As I’m told, the wind (and current) is often a much more significant factor than the prop walk! Although the prop walk on Jacie Sails is pretty strong, I was focusing on the wrong thing.
Probably the best solution in this case (assuming I’m operating solo, which is often) would have been to run an “English David” warp around the port stern piling and the port sheet winch. It occurs to me that this might require a longer line than at a floating dock: Since there is no cleat on the dock, the line would presumably have to run from the helm (in my hand), forward around the winch, back around the piling, forward to the winch again, and back to the helm.
I would NOT run it through the horn of the piling up near the top, but just around the base of the piling, and clear of any other lines or anything that might cause extra resistance—the piling already creates more resistance than the old method, where the only resistance is the very minimal effect of one loop (i.e., just a half turn) around the winch. Also, I would keep it taut to avoid the line getting caught in the prop!
With this setup, I would cast off all but the port bow line and the port stern “warp” line. Casting off the port bow line (Is there a way to run that back to the helm as well?), I would use just enough tension on the warp line, in conjunction with the prop walk, to keep the stern to the center or slightly left in the slip until I can pivot the stern to port out of the slip without clonking the bow on the starboard piling. (Again, being able to also control the bow line would be nice…actually, a similar warp running from the bow to the midships port piling would be nice!)
Then, once the stern was backed out to port (and we would be pointing the wrong way—towards the parking lot), I would do a 270 degree turn to starboard to get out.
Another option, if I could get enough stern way on, would be to use the port stern “warp” line just enough to keep the stern, bimini and dinghy off the stern starboard piling, but let the wind push the stern to starboard as I backed out, theoretically enabling me to run straight forward out of the channel between the piers. However, with the wind coming from the port quarter, it seems like this would tend to just blow us into our downwind pier. The prop walk would probably be less effective, since walking the stern to port would cause the bow to pivot even more downwind into the pier pilings. The previous method (getting the stern out to port) would allow us to pretty much back straight into the wind and do a ¾ turn to starboard, and out. Whew!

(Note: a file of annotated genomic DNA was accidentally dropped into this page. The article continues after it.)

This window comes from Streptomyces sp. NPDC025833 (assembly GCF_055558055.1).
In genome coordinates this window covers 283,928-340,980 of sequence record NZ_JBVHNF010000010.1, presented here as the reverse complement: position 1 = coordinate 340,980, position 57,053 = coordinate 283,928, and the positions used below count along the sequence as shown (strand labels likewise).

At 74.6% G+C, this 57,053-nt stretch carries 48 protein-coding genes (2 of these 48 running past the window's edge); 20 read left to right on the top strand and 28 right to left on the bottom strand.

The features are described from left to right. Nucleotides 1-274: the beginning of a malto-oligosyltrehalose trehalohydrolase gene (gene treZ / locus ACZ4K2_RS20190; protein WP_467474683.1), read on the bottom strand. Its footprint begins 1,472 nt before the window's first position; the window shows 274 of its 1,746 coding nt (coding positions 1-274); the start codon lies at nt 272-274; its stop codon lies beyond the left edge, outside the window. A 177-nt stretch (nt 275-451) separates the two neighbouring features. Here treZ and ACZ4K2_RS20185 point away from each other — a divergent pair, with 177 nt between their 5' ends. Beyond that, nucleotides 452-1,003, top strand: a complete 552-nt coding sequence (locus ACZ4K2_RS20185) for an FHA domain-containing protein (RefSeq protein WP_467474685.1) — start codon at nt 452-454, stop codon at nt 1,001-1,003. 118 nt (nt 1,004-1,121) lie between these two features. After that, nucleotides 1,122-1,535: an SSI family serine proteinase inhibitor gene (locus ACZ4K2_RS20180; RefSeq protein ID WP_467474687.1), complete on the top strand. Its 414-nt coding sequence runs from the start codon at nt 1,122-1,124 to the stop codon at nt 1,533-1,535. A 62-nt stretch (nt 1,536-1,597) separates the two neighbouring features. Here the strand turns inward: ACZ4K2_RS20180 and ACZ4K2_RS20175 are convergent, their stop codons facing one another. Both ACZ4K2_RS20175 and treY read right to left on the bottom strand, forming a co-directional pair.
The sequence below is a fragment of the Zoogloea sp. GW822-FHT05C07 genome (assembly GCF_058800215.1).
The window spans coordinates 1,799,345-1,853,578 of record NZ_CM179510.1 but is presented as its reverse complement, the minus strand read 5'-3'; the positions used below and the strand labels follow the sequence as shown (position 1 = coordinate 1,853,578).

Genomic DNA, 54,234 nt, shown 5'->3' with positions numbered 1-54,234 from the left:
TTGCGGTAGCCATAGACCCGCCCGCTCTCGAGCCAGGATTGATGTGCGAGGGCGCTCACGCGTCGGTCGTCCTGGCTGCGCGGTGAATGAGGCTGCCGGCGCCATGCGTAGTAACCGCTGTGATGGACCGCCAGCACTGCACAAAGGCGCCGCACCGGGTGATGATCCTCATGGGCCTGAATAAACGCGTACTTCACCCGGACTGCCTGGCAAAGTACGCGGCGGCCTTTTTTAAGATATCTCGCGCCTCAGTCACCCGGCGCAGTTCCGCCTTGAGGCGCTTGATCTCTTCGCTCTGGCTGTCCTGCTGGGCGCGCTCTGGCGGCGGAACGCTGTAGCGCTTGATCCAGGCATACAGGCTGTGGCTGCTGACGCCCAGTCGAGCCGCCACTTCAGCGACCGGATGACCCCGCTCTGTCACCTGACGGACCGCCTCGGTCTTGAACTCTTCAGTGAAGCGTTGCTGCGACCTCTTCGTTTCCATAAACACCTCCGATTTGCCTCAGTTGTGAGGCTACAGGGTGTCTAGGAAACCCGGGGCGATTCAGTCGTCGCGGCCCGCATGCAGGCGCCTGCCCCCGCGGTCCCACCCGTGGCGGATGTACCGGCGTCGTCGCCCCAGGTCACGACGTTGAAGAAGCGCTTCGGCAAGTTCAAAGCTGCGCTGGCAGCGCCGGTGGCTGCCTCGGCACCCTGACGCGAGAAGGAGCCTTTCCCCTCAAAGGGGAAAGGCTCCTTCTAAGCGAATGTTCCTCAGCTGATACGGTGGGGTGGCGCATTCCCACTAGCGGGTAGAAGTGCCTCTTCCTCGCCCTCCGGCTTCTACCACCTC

In fact, that’s what I did—except without the warp, so I had to push the stern off the starboard piling. Hmmmm. So maybe all of this thinking didn’t accomplish much! However, if the wind were stronger, it might be more of a factor.
Another thought: What if I used a bow warp (to the midships port piling) and, immediately upon releasing the port stern line (no warp), just used the prop walk to get the stern out to port, and the warp line to keep her nose up to the port pilings? I could give ‘er some juice while holding the warp, and prep ‘er to come out of the slip with some way on, into the wind.
[Okay, I just went topside to have a look, and it occurs to me that it would take about 115 feet of line to warp the bow to the midships piling and back to the helm. And that cleat has a rubber rub rail on the opposite side (facing into the next slip), so that would probably increase the friction as well. Next!]
Did I mention that the autopilot control unit in the cockpit is on the fritz? I screwed around with it for a minute, trying to turn it off and on. There was no “on.” I switched off the gadgets at the breaker panel and back on. Nada. The wind indicator would power up, but displayed two dashes instead of data.
Eventually, I said “screw it,” and headed out into Boca Ciega Bay without the autopilot. After all, how spoiled would I have to be to need autopilot for a spin around the bay? I mean, it’s helpful when setting and dousing sails; but still, I have a manual clamp for keeping the wheel somewhat steady, and I think I can certainly drive around for a bit without setting the autohelm!